Despite the fact that the concept unmediated flux delineates the openness and recursive dynamics in the organization and structure of conceptual systems, it does not fully bury the disembodiment-embodiment divide. To move out of narratives of disembodiment characterized by abstraction and generalization, Hayles relates the interplay of body and embodiment with the dynamic of inscription and incorporation. Inscription is ‘normalized and abstract, in the sense that it usually considered as a system of signs operating independently of any particular manifestation’ (Hayles, 1999: 198). It is the conceptual abstraction of reality prior to perception that interprets humans as culturally constructed generalizations. Unlike inscription, incorporation is the practice which cannot be separated from its embodied entity. It is culturally and physiologically constructed out of contextual particularities. Inscription and incorporation are two sides of the same coin. That is to say, both concepts are distributed across the interplay of body and embodiment (see Hayles, 1997). Whereas inscription is closely related to the concept of the body, incorporation is related to embodiment. Both concepts are open dynamics in the construction of ‘being a body’ (Hayles, 1999: 4).
The analytical distinction between inscription and incorporation could be a meaningful tool for understanding the crossing of materiality and immateriality in the age of virtuality, but does it also dissolve the matter-form divide? Does it provide an open framework that preserves the rhizomatic dynamics of becoming an embodied subject? Analogous to Hayles’s distinction between body and embodiment, the notions of inscription and incorporation cannot escape dualism. The inscription-incorporation distinction constructs an autopoietic frame of reality rather than a complex connective frame of the unmediated flux. It revives the second-order cybernetic position of Maturana and Varela that no meaningful correlation exists between inside (i.e., embodiment relates to the body) and outside (i.e., the body relates to information). In other words, the human can be understood as a open-closed system of biological realism versus constructed subjectivity.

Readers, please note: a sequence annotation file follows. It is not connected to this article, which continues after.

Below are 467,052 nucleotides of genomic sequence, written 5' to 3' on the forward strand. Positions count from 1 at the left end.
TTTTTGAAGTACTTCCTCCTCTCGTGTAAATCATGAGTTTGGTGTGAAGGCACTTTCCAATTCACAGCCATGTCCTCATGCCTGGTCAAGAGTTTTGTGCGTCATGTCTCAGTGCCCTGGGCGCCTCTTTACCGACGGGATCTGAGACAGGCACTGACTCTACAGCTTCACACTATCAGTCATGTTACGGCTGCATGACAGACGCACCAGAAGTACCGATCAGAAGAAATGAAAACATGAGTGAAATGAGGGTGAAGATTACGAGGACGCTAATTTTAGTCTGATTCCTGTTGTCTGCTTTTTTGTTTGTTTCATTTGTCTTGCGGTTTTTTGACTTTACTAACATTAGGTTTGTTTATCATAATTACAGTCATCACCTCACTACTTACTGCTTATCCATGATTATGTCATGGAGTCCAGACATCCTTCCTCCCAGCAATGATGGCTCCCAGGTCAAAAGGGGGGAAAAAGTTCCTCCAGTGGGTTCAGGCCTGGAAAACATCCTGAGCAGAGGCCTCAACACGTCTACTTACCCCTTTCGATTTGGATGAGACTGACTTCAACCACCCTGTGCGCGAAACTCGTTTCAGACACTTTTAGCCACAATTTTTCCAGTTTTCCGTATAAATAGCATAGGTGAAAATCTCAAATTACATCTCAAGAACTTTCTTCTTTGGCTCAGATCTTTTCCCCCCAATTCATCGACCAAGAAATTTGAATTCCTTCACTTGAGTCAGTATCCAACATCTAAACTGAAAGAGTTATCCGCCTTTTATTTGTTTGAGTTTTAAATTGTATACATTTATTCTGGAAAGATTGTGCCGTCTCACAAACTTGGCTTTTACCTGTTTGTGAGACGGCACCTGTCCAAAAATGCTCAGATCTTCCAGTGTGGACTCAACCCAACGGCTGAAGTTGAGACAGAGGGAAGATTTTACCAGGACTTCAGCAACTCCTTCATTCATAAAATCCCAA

Virtualities are cultural and physiological constructions that are constantly transforming conceptual systems through persuasive consistencies. Although Hayles does historicize and dissect our current understanding of embodiment in the age of virtuality, her soft ontological approach fails to escape dualism. We should therefore be cautious of adopting Hayles’s concepts when trying to understand embodiment in the age of virtuality. To solve this dualism, I propose an ontological alignment. Ontological alignment can be understood as a ‘tool’ to embrace apparent ontological differences by the process of determining correspondences between concepts. In the case of understanding embodiment in the age of virtuality, we need to align disorganization, noise and uncontrollability with (super)organization, silence and control. To change society we need to avoid constructing yet another conceptual regime of consistency, and try to envision concepts as nodes floating in-between frames.
Hayles, N.K. (1994). ‘Boundary Disputes: Homeostasis, Reflexivity, and the Foundation of Cybernetics’, Configurations 2(3), Baltimore: Johns Hopkins University Press & the Society for Literature and Science, p. 441-467.
Hayles, N.K. & N. Luhmann (1995). ‘Theory of a Different Order: A Conversation with Katherine Hayles and Niklas Luhmann’, Cultural Critique, No. 31, Part II (Autumn, 1995), p. 7-36.
Hayles, N.K. (1997). ‘The Posthuman Body: Inscription and Incorporation in Galatea 2.2 and Snow Crash’, Configurations 5(2), Baltimore: Johns Hopkins University Press & the Society for Literature and Science, p. 241-266.
Hayles, N.K. (1999). How We Became Posthuman: Virtual Bodies in Cybernetics, Literature, and Informatics. Chicago: University of Chicago Press.
Maturana, H. R. and Varela, F. (1980). Autopoiesis and Cognition: The Realization of the Living. Dordrecht, Netherlands: Reidel.